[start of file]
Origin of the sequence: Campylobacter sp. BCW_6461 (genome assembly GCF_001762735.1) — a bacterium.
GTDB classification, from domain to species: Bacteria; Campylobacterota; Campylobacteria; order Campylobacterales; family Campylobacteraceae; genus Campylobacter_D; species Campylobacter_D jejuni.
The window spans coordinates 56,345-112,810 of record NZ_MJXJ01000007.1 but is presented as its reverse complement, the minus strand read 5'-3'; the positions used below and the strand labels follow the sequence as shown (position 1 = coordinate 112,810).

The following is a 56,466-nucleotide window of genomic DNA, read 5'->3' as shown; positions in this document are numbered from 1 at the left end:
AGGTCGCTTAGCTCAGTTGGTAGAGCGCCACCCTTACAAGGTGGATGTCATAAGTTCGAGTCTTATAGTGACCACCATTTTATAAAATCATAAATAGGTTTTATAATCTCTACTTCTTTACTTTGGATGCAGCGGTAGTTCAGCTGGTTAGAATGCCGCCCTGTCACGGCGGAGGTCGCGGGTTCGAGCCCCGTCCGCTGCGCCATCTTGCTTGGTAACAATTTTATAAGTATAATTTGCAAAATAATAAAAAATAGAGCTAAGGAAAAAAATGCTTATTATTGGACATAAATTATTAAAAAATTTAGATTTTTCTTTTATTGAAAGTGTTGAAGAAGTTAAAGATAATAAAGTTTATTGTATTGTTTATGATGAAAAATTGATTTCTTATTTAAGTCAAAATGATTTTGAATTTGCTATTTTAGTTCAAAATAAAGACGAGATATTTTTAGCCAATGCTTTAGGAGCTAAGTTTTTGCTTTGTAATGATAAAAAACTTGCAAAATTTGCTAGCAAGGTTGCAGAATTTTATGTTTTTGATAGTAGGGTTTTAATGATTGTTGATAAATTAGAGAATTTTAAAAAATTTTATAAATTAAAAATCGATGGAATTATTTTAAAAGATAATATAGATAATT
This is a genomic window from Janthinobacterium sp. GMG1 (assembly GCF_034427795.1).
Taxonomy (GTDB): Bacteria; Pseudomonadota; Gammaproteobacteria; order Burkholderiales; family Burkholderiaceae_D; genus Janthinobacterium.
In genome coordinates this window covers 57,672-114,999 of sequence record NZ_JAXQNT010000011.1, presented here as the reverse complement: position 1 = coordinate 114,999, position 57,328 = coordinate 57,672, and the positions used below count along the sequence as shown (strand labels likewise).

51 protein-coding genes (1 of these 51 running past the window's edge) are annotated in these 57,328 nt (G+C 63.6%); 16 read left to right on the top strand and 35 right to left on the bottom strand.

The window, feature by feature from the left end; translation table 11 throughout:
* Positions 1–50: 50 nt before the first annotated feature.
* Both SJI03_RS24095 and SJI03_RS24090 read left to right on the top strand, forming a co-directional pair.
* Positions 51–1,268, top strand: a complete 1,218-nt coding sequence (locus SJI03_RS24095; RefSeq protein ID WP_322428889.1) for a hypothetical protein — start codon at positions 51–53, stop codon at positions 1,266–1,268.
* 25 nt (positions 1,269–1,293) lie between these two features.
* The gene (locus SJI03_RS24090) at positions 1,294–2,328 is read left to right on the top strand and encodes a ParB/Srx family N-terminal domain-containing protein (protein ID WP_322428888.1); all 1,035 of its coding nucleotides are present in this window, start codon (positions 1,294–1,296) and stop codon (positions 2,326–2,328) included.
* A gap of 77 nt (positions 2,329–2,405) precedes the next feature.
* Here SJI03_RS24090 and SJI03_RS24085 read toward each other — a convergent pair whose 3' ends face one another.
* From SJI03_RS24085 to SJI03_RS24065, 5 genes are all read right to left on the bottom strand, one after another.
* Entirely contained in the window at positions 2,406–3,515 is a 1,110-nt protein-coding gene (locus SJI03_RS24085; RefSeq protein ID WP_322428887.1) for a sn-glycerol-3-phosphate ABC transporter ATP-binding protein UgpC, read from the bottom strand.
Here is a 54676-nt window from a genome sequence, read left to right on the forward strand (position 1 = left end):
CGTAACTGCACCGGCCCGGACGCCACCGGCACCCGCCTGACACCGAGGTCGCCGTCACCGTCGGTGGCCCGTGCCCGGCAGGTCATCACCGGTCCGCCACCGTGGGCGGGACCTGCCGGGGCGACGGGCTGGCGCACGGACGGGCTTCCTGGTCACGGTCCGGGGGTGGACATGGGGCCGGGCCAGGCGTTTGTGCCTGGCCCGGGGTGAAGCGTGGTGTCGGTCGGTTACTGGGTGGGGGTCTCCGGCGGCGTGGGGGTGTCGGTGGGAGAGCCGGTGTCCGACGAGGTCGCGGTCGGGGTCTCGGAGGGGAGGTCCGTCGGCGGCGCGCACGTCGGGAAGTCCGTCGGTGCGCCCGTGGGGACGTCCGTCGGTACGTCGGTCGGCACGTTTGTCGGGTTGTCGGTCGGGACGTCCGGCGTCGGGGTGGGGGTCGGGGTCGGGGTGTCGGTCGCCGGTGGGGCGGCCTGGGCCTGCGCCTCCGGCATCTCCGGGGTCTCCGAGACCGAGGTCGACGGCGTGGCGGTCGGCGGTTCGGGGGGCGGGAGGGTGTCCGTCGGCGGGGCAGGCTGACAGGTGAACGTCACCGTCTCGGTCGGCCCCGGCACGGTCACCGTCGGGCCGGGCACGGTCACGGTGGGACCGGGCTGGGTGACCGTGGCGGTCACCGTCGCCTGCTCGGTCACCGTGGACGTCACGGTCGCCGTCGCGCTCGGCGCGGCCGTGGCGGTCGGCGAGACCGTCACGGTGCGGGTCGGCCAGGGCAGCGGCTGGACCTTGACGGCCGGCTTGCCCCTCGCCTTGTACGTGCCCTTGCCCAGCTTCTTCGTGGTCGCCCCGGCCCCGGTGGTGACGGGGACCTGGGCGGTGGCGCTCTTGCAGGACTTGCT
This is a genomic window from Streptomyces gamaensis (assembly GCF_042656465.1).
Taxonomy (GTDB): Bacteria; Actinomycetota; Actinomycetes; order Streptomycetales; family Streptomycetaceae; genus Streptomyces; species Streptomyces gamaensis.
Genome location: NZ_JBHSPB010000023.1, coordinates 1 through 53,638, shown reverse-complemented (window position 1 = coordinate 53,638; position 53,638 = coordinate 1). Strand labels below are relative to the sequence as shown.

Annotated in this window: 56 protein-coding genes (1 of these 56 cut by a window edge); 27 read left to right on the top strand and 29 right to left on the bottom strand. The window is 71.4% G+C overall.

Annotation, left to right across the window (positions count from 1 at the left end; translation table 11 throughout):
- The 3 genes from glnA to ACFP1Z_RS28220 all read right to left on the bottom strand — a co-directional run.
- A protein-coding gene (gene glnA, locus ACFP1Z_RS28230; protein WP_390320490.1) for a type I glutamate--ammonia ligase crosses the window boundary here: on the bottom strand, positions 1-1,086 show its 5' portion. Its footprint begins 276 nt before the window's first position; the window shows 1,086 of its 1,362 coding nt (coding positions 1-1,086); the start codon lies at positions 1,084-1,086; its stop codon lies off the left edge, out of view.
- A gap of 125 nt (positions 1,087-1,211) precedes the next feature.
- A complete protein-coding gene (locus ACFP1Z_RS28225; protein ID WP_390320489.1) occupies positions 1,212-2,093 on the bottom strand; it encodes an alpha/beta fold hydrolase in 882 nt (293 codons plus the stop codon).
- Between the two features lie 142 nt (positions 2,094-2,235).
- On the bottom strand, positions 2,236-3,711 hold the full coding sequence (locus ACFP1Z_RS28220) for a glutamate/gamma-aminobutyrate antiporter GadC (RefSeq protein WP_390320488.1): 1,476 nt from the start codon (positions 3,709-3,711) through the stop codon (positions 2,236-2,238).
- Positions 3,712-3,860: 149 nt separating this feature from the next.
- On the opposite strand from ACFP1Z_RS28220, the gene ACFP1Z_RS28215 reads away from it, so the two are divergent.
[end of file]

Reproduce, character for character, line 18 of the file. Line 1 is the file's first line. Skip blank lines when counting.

* From SJI03_RS24085 to SJI03_RS24065, 5 genes are all read right to left on the bottom strand, one after another.